These invaders would therefore have to be driven out. The Stadaconans “concluded that Charlesbourg-Royal was too strong to be attacked directly,” so instead they waged “a war of attrition.” They picked-off the invaders whenever they were vulnerable, like when they left their fort to cut wood. In that first winter the Stadaconans killed thirty-five colonists. The neighbouring people of Achelacy and Hochelaga also joined the military alliance against the French. After about one year (and, more significantly, one winter), the French surrendered and retreated in June 1542, the Indigenous alliance having successfully repelled their invasion. But there was little time for Agona and the others to celebrate. A second wave of French ships led by the dread pirate Roberval were already sailing their way.
I mentioned before that the French had two names, a Christian name and a family name. That was somewhat of an oversimplification. The French believed that some people were superior to others based on their lineage, and French culture therefore had a rigid hierarchical system that included a set of people who were “noble” and had titles in addition to Christian and family names. In that way, a man named Jean-François de La Rocque came to be known to history primarily as Roberval, because by noble inheritance he was the “sieur de Roberval.”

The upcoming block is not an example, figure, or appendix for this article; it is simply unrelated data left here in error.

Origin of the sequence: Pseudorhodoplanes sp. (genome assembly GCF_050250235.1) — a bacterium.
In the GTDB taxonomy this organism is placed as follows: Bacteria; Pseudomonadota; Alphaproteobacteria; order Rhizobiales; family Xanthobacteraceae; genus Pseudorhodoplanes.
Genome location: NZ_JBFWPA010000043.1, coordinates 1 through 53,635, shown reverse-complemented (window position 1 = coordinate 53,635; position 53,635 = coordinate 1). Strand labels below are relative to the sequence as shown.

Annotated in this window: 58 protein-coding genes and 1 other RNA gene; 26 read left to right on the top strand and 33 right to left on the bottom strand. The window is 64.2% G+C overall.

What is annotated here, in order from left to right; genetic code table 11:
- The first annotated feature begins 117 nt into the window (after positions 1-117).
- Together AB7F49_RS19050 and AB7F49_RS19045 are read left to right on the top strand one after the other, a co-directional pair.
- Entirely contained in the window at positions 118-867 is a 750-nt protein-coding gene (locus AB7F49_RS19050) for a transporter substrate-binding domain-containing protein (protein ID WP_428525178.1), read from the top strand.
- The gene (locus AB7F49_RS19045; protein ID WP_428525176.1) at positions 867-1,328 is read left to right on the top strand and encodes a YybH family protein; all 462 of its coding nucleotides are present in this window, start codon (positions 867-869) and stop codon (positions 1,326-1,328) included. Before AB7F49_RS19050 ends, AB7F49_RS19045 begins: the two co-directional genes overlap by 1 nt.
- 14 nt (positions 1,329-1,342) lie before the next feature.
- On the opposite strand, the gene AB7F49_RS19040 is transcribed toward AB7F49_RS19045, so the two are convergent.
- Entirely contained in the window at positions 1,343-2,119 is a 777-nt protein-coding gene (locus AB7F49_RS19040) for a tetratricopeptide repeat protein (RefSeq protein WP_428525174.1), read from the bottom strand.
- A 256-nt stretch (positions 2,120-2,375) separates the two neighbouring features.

The trip described above — what historians now call “Cartier’s third voyage” to what he had just started calling “Canada” — was not actually Cartier’s, but Roberval’s. The French King had given Roberval command of the expedition, with Cartier as navigator. But Roberval “was having financial difficulties,” so before he left he felt it necessary to first spend some time pirating in the English Channel. Cartier went on ahead, and as we now know, established and abandoned his colony before Roberval even showed up. However, as Cartier retreated, he ran into Roberval’s three ships in a harbour on the far east side of a large rocky island that reached out into the Atlantic, a finger outstretched towards France, which we currently call St John’s, Newfoundland. Witnessing his retreat from military defeat, Roberval ordered Cartier to return with him to the front lines. But Cartier, not willing to face his enemies again, and believing his ship was full of gold and diamonds, disobeyed the order and snuck away under the cover of darkness.